BLITZER: One final question because we're almost out of time. When will the American public get your final report on the pre-war intelligence, this so-called phase two?

ROBERTS: Well, there's five provisions to it. I think that three will be relatively not easy, but I think we can get those done. There are others -- there are two other provisions where I think we're going to have some strong differences of opinion. But we're going to work through it. And then at the end of it, why, Senator Rockefeller and I will make this public and we can get beyond this and do our work like we're supposed to do on the Intelligence Committee.

BLITZER: Senator Roberts, thanks very much for joining us. A difficult day for everyone here in Washington today.

Coming up in just a moment, we'll get the other side of the story, Senator Jay Rockefeller, the ranking Democrat on the Intelligence Committee.

First though, for more on today's events on Capitol Hill, let's turn to our Internet reporter, Jacki Shechner. She's checking the situation online. And I assume the bloggers are buzzing -- Jacki?

JACKI SCHECHNER, INTERNET REPORTER: We'll get to blogger reaction in just a second. But first, Senator Reid wants to delve into the Senate Intelligence Committee report. That's available for you to take a look at online. That's through This is what the report looks like, it came out initially on July 7, 2004.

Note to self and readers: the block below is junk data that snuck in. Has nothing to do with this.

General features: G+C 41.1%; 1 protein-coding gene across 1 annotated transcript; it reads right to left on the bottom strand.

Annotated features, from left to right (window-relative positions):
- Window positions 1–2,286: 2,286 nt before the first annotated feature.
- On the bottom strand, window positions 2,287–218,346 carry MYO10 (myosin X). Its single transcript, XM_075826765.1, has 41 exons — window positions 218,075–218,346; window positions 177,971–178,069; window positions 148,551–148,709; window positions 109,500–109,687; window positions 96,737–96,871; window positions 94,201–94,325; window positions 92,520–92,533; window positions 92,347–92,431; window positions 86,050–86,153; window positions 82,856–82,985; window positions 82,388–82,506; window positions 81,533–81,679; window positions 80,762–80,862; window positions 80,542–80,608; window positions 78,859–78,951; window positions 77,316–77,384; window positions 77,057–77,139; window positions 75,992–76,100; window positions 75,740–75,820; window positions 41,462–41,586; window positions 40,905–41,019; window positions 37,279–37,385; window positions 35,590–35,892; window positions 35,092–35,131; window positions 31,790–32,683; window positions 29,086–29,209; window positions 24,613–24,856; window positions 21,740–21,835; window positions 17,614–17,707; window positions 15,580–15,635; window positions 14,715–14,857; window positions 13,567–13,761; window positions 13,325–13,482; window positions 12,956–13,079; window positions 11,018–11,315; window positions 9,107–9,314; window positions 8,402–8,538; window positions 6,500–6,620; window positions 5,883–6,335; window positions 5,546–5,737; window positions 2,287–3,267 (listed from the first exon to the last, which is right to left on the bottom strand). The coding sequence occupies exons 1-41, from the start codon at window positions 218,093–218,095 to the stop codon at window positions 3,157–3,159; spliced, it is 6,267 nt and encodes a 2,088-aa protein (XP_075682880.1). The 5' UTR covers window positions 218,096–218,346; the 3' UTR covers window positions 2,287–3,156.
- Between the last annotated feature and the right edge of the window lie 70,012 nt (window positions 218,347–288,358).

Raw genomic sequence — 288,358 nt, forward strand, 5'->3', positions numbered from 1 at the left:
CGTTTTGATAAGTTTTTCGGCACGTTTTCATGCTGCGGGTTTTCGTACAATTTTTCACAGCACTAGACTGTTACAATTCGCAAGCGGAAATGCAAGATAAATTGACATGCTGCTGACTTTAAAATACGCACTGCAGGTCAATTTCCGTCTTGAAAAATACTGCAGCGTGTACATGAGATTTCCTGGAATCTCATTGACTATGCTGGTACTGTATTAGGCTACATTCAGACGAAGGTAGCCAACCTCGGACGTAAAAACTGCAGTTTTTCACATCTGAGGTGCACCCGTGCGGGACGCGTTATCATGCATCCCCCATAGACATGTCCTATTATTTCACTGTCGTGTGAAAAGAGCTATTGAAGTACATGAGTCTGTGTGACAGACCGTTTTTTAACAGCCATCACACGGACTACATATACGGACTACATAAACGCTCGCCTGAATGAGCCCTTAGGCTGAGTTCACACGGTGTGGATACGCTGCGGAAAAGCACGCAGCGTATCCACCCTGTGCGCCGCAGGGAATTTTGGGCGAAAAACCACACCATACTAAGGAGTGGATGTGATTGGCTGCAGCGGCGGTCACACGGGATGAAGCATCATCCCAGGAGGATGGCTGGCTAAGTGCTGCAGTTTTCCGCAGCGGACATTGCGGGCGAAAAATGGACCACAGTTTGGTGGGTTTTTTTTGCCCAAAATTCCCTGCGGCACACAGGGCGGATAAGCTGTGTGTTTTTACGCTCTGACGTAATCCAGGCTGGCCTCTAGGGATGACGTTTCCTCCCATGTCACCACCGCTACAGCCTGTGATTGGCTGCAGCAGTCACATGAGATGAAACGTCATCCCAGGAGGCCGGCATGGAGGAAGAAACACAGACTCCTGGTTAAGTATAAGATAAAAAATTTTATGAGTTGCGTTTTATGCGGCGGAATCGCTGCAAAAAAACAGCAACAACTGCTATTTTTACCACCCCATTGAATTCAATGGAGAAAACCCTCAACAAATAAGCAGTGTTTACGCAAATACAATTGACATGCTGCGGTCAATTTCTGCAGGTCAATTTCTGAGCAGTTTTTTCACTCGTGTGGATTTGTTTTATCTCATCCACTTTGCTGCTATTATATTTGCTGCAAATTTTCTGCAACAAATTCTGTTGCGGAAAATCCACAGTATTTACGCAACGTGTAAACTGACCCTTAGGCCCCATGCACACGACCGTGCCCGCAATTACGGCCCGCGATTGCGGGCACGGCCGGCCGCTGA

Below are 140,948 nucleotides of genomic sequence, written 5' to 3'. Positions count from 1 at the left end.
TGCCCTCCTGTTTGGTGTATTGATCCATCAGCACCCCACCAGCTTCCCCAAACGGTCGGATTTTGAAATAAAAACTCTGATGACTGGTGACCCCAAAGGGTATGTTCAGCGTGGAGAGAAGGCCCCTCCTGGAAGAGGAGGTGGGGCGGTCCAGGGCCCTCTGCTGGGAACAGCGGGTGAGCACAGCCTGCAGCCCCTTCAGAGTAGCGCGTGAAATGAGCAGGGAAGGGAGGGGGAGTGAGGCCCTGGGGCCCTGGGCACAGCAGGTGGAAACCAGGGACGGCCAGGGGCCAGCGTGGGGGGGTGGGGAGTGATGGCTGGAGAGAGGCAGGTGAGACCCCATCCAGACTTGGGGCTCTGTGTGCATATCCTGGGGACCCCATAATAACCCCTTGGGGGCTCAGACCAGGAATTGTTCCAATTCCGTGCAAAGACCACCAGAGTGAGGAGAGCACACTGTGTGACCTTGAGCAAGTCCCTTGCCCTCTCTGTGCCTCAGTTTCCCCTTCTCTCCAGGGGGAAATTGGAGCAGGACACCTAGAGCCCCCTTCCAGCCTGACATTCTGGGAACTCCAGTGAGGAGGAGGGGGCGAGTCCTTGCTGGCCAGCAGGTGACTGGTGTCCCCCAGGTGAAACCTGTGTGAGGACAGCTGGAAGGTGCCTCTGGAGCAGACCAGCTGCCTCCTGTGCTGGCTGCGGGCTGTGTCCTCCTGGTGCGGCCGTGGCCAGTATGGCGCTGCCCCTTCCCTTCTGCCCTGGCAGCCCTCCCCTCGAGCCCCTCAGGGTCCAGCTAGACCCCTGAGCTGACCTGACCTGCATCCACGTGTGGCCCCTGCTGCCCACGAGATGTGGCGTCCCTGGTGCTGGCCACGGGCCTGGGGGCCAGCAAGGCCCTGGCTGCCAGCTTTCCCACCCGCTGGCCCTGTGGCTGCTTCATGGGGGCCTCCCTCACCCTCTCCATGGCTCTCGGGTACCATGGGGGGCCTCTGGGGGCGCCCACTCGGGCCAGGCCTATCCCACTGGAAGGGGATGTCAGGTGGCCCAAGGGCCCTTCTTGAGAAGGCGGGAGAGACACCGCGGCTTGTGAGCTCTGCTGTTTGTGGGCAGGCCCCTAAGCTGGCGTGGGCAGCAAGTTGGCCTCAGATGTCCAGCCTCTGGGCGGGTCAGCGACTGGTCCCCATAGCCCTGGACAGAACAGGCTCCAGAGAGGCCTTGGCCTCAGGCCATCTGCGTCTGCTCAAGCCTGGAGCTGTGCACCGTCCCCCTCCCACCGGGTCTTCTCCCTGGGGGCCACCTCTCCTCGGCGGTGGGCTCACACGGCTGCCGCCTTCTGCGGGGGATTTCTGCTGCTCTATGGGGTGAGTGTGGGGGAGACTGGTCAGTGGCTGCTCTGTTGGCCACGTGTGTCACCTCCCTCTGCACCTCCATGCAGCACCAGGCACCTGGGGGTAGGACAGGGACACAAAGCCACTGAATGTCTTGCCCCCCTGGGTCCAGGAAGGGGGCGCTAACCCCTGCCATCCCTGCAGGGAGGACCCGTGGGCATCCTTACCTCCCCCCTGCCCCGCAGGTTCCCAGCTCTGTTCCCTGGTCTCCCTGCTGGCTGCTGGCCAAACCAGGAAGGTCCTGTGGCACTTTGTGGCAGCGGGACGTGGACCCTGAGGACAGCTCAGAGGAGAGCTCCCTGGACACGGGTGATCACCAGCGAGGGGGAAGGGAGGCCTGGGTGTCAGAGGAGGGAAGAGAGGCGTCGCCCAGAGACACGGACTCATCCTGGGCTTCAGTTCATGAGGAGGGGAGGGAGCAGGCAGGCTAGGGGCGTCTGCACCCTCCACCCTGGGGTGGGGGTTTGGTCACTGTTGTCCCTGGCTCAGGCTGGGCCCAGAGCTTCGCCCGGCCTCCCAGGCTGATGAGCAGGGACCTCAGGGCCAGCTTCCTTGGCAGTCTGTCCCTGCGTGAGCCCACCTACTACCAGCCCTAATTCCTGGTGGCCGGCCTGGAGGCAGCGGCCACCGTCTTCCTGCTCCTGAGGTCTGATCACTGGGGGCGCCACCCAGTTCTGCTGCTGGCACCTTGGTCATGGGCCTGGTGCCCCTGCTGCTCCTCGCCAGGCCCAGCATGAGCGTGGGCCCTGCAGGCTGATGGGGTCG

If you want to learn more about secret sessions, Wolf, you can go to this Web site right here, That's where you can find a brief history. It's got every secret session that's ever taken place from 1929 all the way down until 1999 with the impeachment trial deliberations on President Clinton.

As for early blog reaction, of course, the right is disappointed, but even John Podhoretz at the "National Review Online" points out this was not a bad move. Why? Well, over to the "Washington Note" where they say it shifts the focus back on to the war on Iraq, onto Patrick Fitzgerald, and onto the CIA leak investigation and indictments -- Wolf?

BLITZER: All right, Jacki, thanks very much.

Let's get some other reaction now, the other ranking Democrat, the vice chairman of the intelligence committee, Senator Jay Rockefeller of West Virginia joining us live from Capitol Hill.